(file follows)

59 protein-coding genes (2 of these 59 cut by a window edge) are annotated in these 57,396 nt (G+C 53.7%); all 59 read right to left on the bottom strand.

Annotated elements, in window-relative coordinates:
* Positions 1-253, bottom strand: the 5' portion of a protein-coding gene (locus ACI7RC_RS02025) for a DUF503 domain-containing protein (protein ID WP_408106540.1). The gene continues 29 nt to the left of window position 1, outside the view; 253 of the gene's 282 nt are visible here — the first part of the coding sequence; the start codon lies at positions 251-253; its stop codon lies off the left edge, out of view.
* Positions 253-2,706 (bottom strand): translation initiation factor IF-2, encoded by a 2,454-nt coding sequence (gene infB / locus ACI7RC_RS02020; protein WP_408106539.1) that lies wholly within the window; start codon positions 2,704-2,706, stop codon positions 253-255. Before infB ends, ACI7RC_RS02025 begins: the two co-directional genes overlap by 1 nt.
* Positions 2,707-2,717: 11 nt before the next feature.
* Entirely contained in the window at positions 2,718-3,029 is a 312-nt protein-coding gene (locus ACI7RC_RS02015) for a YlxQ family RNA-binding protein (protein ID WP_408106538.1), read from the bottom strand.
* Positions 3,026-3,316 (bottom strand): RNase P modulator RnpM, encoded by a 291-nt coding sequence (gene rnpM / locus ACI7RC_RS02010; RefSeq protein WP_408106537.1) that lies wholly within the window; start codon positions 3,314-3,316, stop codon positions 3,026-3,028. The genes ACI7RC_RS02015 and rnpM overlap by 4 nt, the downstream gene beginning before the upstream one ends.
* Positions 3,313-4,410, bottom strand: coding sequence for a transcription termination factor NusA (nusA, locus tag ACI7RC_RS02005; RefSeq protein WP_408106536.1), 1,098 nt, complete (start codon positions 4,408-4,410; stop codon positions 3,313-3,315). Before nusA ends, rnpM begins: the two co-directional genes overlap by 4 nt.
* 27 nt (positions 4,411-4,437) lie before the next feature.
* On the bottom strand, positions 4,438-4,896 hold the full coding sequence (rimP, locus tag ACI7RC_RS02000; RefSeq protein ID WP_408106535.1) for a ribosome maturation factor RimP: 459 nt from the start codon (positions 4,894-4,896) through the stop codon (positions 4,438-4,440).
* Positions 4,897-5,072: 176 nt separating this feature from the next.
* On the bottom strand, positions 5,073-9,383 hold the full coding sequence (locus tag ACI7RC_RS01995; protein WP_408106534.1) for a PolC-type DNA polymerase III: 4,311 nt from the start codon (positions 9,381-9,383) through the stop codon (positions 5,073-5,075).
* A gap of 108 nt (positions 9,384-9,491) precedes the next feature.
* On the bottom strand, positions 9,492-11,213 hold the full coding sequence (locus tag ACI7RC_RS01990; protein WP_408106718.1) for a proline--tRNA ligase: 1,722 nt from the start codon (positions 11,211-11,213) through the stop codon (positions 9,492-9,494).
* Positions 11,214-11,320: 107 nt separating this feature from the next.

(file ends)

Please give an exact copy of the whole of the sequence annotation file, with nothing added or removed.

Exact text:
59 protein-coding genes (2 of these 59 cut by a window edge) are annotated in these 57,396 nt (G+C 53.7%); all 59 read right to left on the bottom strand.

Annotated elements, in window-relative coordinates:
* Positions 1-253, bottom strand: the 5' portion of a protein-coding gene (locus ACI7RC_RS02025) for a DUF503 domain-containing protein (protein ID WP_408106540.1). The gene continues 29 nt to the left of window position 1, outside the view; 253 of the gene's 282 nt are visible here — the first part of the coding sequence; the start codon lies at positions 251-253; its stop codon lies off the left edge, out of view.
* Positions 253-2,706 (bottom strand): translation initiation factor IF-2, encoded by a 2,454-nt coding sequence (gene infB / locus ACI7RC_RS02020; protein WP_408106539.1) that lies wholly within the window; start codon positions 2,704-2,706, stop codon positions 253-255. Before infB ends, ACI7RC_RS02025 begins: the two co-directional genes overlap by 1 nt.
* Positions 2,707-2,717: 11 nt before the next feature.
* Entirely contained in the window at positions 2,718-3,029 is a 312-nt protein-coding gene (locus ACI7RC_RS02015) for a YlxQ family RNA-binding protein (protein ID WP_408106538.1), read from the bottom strand.
* Positions 3,026-3,316 (bottom strand): RNase P modulator RnpM, encoded by a 291-nt coding sequence (gene rnpM / locus ACI7RC_RS02010; RefSeq protein WP_408106537.1) that lies wholly within the window; start codon positions 3,314-3,316, stop codon positions 3,026-3,028. The genes ACI7RC_RS02015 and rnpM overlap by 4 nt, the downstream gene beginning before the upstream one ends.
* Positions 3,313-4,410, bottom strand: coding sequence for a transcription termination factor NusA (nusA, locus tag ACI7RC_RS02005; RefSeq protein WP_408106536.1), 1,098 nt, complete (start codon positions 4,408-4,410; stop codon positions 3,313-3,315). Before nusA ends, rnpM begins: the two co-directional genes overlap by 4 nt.
* 27 nt (positions 4,411-4,437) lie before the next feature.
* On the bottom strand, positions 4,438-4,896 hold the full coding sequence (rimP, locus tag ACI7RC_RS02000; RefSeq protein ID WP_408106535.1) for a ribosome maturation factor RimP: 459 nt from the start codon (positions 4,894-4,896) through the stop codon (positions 4,438-4,440).
* Positions 4,897-5,072: 176 nt separating this feature from the next.
* On the bottom strand, positions 5,073-9,383 hold the full coding sequence (locus tag ACI7RC_RS01995; protein WP_408106534.1) for a PolC-type DNA polymerase III: 4,311 nt from the start codon (positions 9,381-9,383) through the stop codon (positions 5,073-5,075).
* A gap of 108 nt (positions 9,384-9,491) precedes the next feature.
* On the bottom strand, positions 9,492-11,213 hold the full coding sequence (locus tag ACI7RC_RS01990; protein WP_408106718.1) for a proline--tRNA ligase: 1,722 nt from the start codon (positions 11,211-11,213) through the stop codon (positions 9,492-9,494).
* Positions 11,214-11,320: 107 nt separating this feature from the next.